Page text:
On the heels of Earth Day, employees from The Grand Del Mar recently embarked on their annual habitat restoration project at the 4,100-acre Los Peñasquitos Canyon Preserve. With the season’s abundant rainfall, volunteers faced a few different challenges this year.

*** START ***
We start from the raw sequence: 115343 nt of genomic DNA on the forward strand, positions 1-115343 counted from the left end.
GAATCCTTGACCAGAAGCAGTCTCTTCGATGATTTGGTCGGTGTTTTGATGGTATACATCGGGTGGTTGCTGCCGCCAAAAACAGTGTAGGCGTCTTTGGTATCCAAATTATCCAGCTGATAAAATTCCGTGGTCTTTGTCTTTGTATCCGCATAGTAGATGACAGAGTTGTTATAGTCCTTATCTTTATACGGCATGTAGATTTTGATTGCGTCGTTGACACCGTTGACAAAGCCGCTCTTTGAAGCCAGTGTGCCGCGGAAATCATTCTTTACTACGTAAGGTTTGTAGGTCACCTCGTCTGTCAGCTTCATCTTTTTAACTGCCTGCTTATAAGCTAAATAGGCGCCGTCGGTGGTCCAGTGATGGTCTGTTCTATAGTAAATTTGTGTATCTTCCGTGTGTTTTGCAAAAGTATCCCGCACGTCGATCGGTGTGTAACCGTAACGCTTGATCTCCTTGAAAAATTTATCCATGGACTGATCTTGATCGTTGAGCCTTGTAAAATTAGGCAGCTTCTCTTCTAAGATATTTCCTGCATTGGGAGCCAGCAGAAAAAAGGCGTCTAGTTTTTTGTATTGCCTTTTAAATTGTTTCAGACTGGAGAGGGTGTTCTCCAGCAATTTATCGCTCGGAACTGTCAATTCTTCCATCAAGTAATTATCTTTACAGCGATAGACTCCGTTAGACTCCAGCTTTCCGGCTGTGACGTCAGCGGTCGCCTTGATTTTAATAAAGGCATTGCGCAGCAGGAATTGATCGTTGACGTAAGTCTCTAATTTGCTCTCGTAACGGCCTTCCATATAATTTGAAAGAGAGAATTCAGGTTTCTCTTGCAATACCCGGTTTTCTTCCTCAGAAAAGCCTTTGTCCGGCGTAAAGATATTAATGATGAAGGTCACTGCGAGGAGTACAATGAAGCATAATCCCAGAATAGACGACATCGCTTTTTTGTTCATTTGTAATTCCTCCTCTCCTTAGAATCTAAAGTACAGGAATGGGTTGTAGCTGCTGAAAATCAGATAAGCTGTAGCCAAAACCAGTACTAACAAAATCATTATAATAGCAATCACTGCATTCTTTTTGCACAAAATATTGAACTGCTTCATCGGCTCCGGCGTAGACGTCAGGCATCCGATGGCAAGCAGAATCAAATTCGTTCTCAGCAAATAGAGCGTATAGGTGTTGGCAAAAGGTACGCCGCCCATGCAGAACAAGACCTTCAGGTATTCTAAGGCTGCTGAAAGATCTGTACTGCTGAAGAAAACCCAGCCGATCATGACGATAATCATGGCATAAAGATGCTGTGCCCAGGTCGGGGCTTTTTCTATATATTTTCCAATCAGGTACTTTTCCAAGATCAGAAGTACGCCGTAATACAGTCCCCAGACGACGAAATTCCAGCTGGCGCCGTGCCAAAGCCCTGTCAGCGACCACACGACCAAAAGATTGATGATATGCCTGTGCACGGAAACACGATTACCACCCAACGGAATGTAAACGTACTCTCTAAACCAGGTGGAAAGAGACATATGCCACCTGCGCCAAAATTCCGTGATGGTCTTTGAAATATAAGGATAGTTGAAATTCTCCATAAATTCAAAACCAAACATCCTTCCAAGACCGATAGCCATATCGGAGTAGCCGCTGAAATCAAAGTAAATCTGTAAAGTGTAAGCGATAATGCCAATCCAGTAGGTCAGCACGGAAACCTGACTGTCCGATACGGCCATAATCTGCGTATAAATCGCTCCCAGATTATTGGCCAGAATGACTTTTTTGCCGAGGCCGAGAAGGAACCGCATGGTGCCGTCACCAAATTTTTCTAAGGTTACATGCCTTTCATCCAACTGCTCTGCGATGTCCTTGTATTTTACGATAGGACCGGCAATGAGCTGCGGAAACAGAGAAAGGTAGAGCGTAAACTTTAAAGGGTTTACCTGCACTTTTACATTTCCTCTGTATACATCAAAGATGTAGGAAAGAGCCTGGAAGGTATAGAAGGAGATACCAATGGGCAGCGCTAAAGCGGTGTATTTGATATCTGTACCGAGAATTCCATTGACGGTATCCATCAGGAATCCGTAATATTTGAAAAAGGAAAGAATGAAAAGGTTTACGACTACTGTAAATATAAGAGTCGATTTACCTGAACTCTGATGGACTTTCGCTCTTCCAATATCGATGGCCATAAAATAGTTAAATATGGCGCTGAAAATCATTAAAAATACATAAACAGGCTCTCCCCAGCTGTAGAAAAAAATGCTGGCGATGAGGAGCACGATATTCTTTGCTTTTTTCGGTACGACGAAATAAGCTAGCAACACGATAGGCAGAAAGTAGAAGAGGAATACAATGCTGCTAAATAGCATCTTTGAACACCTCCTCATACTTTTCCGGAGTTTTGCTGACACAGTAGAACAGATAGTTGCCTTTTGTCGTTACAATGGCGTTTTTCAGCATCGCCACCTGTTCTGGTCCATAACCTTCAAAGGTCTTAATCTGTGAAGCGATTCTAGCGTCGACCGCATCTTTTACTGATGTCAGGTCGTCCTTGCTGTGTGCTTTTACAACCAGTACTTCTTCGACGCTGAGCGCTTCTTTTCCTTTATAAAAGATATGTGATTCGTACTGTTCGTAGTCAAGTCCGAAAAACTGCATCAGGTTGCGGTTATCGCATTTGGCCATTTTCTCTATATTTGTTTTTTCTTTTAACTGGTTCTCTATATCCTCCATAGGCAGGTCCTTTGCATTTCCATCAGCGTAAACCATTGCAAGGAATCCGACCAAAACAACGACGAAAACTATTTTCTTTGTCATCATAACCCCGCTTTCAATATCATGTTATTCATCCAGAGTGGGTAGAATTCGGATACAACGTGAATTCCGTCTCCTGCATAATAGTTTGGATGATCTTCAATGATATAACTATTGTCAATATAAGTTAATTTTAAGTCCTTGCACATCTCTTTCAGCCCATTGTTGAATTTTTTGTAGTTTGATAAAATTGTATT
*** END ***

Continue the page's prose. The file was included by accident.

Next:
According to the resort’s onsite naturalist, Dylan Jones, a specialist in sustainability and environmental issues, in addition to planting hundreds of indigenous shrubs — including coastal sage, needlegrass and elderberry — employees had to wrestle with removing abundant non-native foxtail and black mustard plants, now prevalent due to the deluge of rain. “With the heavy rainfall, the canyon is flourishing,” Jones explains. “Unfortunately non-native plants are also thriving and must be removed to allow native growth, which provides important food, shelter and nesting for indigenous animals.”
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